"Just stumbled onto this blog and sorry, some of it is kind of scary. I come from a really stable Mormon home and I don't believe in spending copious amounts of time lamenting about being single. I get that you need to express yourself, but if you are still this depressed, it might not be working. I don't think you should give up, but maybe you need to focus on what is positive in your life and if there isn't much, maybe you need to make some changes. In my opinion, viewing everything as a "painful struggle" is reflective of a lack of faith in God's plan for you-not proof of some kind of superior insight or nobility. Life can be really beautiful and fun, regardless of your marital status. This wallowing in misery is not healthy.”

Marnie's Response:

Jill, this blog about being single - not about golf or movies or cooking. Our point is all about the struggles of dating and relationships of women over the age of 30. So to think we obsess about it non-stop is in complete error. I promise you I have a very full life filled with great things and OTHER problems - just like everyone else. But we don't share those things here.

I feel bad that you worry about our depression level. I assure you that we constantly look at the greatness in our lives and revel in it. And you'll see that in MANY of our posts. No one believes more than me that life is beautiful and fun! I’ve been on this earth 40 years and have seen and experienced so much, but it's unfair to look down on me just because I talk about my “painful struggles” here on this blog.

I will admit that at times the sadness from what I don't have can be overwhelming and makes it difficult to stay positive. And when I struggle, I like to share. I find other readers have related to my posts – as you so apparently haven’t. They have read that I am not perfect - that I do struggle with understanding for God’s plan for me. They have also seen me express how I have conquered tough situations and loneliness from a broken heart (several times now). I do not believe my posts have ever brought them down or encouraged depression as a way to deal with being single.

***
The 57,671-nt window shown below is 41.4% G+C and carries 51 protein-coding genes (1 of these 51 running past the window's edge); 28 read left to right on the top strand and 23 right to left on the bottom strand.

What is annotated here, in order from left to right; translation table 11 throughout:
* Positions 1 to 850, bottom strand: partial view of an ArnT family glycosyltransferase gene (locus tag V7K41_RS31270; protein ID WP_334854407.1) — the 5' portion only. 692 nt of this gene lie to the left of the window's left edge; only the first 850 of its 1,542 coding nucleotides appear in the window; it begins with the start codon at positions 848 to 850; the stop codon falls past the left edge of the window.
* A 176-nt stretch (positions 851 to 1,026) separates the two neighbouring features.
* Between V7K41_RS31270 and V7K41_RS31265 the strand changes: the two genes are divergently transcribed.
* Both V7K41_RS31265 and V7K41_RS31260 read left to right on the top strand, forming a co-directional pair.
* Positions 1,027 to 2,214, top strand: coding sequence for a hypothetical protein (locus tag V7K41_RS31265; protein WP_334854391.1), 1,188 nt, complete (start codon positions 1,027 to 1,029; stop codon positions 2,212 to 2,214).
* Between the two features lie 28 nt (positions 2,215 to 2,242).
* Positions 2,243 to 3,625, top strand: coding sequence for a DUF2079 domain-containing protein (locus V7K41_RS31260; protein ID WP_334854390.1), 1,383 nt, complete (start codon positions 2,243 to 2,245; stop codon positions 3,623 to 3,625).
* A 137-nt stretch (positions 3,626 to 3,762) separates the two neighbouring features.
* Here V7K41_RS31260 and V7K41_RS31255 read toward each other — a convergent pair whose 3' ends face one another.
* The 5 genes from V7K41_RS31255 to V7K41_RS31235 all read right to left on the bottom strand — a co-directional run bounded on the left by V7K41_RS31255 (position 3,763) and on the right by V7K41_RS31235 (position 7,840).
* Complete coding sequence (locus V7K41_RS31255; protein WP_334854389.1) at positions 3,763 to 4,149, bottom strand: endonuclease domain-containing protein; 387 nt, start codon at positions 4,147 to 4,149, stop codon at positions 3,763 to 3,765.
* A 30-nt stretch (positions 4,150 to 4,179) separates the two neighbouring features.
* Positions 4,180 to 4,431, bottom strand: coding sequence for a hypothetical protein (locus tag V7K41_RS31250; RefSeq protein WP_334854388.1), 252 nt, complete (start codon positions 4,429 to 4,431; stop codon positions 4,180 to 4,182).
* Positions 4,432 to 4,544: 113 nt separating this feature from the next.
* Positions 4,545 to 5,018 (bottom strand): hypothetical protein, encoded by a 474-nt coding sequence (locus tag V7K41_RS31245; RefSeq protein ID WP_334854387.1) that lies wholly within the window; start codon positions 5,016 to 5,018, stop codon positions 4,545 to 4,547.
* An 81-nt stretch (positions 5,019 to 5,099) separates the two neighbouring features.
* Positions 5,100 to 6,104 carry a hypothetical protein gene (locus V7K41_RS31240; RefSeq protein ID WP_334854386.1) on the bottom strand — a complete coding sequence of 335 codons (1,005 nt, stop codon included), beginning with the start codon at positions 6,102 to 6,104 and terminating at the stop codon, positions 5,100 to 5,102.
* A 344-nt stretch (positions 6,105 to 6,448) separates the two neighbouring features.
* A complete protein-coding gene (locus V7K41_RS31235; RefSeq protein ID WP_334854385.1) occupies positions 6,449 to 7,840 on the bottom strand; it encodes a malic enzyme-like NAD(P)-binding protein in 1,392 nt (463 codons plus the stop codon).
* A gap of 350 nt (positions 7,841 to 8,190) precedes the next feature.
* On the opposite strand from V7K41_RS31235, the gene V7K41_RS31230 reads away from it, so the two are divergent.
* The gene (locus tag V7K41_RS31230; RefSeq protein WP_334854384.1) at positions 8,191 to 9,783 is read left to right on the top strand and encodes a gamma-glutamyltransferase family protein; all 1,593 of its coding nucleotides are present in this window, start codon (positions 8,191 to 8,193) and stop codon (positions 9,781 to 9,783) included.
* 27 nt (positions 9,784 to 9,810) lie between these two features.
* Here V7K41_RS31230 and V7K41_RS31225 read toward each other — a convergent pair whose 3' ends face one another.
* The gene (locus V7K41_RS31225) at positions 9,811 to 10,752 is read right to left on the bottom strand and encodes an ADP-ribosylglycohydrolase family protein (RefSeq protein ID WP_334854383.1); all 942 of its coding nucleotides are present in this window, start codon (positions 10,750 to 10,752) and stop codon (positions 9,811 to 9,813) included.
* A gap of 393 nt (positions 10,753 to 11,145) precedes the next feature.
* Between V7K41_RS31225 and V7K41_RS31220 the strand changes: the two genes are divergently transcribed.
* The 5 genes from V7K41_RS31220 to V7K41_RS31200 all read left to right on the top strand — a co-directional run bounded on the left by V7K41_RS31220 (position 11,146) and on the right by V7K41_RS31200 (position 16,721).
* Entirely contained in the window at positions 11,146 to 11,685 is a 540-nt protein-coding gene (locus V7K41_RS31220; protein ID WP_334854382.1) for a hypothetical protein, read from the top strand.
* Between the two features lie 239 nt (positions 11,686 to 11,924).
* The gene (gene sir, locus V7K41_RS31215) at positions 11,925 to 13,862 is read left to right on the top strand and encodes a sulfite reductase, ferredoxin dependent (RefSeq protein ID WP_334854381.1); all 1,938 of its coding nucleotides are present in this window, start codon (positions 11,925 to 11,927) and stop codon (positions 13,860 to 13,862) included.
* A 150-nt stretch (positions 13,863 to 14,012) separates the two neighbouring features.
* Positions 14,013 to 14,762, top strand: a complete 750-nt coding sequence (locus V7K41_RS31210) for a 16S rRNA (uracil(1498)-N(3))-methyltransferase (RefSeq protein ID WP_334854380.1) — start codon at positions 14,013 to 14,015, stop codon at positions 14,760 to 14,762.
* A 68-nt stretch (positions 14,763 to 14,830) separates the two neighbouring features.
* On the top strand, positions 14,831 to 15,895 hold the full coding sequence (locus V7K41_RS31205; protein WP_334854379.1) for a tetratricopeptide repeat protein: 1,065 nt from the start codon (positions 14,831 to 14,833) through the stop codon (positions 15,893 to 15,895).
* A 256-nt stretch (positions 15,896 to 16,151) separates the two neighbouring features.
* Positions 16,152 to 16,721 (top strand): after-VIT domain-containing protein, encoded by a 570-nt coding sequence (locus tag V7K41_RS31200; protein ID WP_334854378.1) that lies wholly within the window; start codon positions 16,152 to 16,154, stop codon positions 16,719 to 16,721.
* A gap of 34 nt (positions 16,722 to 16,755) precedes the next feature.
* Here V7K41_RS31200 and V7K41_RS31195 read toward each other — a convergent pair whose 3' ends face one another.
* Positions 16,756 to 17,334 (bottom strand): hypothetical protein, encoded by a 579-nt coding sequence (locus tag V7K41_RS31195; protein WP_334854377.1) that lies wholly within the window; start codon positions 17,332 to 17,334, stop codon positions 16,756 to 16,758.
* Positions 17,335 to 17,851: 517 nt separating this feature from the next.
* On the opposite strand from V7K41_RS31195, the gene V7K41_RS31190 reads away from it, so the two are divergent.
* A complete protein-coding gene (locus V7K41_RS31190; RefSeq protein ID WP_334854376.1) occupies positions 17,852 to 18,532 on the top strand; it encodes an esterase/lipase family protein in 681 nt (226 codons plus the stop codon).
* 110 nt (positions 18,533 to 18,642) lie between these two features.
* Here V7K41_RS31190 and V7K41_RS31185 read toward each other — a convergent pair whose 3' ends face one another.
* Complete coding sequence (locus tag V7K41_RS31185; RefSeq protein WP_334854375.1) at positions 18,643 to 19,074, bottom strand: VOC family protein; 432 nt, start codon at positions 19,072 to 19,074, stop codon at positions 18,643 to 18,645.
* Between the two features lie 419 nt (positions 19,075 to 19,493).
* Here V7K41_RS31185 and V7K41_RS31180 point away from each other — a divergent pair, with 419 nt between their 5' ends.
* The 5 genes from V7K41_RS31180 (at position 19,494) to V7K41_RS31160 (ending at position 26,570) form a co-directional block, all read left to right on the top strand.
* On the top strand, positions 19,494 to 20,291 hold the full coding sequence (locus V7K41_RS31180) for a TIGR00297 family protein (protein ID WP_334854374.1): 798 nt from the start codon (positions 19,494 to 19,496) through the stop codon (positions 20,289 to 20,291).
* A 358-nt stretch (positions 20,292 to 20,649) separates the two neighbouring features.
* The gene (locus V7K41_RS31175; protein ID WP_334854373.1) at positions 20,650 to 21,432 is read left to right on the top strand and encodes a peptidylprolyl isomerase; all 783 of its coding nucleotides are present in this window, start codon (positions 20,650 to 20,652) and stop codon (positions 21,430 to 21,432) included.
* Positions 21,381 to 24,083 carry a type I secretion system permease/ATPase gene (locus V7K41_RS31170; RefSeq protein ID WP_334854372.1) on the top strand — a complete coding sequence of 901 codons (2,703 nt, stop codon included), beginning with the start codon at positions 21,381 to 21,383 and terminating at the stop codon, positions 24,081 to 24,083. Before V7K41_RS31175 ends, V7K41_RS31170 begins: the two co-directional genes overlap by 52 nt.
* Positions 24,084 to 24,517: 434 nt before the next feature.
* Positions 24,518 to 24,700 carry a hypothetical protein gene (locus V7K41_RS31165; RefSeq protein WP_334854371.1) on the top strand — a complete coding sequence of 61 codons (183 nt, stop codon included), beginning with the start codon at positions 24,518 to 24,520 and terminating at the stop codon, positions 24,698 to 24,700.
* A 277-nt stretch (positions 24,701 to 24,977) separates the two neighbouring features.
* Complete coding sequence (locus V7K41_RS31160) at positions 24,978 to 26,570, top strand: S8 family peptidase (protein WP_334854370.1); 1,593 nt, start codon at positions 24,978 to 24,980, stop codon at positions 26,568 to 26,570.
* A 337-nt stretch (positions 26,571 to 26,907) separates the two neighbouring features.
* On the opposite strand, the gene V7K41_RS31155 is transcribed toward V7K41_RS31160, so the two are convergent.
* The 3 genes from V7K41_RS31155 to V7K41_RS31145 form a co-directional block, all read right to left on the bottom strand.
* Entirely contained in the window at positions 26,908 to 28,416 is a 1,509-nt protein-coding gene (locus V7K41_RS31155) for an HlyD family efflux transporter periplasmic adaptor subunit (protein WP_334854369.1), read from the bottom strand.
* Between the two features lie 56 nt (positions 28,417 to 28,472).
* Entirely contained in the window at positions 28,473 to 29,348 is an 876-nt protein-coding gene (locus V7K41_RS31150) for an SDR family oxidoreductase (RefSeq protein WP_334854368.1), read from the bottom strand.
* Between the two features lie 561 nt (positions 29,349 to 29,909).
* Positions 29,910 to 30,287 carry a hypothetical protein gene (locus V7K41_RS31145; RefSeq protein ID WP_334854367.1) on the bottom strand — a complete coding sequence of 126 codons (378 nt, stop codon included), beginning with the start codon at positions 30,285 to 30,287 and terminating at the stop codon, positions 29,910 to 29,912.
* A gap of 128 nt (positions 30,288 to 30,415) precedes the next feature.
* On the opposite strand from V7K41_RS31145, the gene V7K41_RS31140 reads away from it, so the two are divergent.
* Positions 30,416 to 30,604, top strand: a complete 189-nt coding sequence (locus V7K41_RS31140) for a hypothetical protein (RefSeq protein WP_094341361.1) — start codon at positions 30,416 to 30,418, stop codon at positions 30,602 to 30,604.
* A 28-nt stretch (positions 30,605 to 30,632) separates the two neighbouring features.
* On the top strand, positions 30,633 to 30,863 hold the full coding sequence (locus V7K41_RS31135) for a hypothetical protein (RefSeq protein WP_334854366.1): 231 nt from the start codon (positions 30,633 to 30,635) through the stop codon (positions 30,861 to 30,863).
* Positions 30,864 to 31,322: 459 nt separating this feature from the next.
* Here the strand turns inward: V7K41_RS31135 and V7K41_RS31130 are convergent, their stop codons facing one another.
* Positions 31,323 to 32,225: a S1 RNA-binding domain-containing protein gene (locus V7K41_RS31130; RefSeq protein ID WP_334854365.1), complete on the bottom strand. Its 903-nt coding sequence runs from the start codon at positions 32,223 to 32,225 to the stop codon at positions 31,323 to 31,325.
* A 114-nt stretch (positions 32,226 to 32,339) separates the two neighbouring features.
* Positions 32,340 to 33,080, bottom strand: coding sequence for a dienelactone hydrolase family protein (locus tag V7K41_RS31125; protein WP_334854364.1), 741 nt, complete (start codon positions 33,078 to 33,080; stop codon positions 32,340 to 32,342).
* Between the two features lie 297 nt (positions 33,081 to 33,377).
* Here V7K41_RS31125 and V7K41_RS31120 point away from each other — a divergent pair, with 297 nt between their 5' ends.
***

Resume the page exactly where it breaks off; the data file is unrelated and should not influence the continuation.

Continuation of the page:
I do wholehearted apologize to you and anyone else that thinks I've written these posts to show how I’m superior or noble I am because I think my life is harder than others. I have never tried to write that way. I also do not look down on the lives of women that haven’t married or have I ever thought they're lives weren't full of amazing things. The truth is they have their lives and I have mine. I'm only worried about my own and I only write about my own.

Everyone has a trial that seems to stick by them for a very long time. I was sick for 5 years in my 20s before I fully recovered and it was a very difficult burden to bear. Being single after many efforts to be married is my current burden to bear. The point is we all have our trials that are supposed to bring us to our knees so we can pray to our Heavenly Father and Savior for help. And that help comes through the atonement of Christ and helps us heal and move on. And both experiences (and many others) have done that for me.

Have you ever had your heart broken, Jill? I have a hard time believing you have…otherwise you wouldn’t be so trite, condescending, and unsympathetic about our desire to obtain eternal marriage on this earth. You have misinterpreted our growth and search for understanding - although it hasn’t been pretty at times - as some sort of wallowing in misery. And you are completely wrong. I feel that if you really read our posts, it would be evident to you.

But that's ok...Good luck, Jill and all the best to you! No need to come back and visit - it’s obvious we have nothing for you.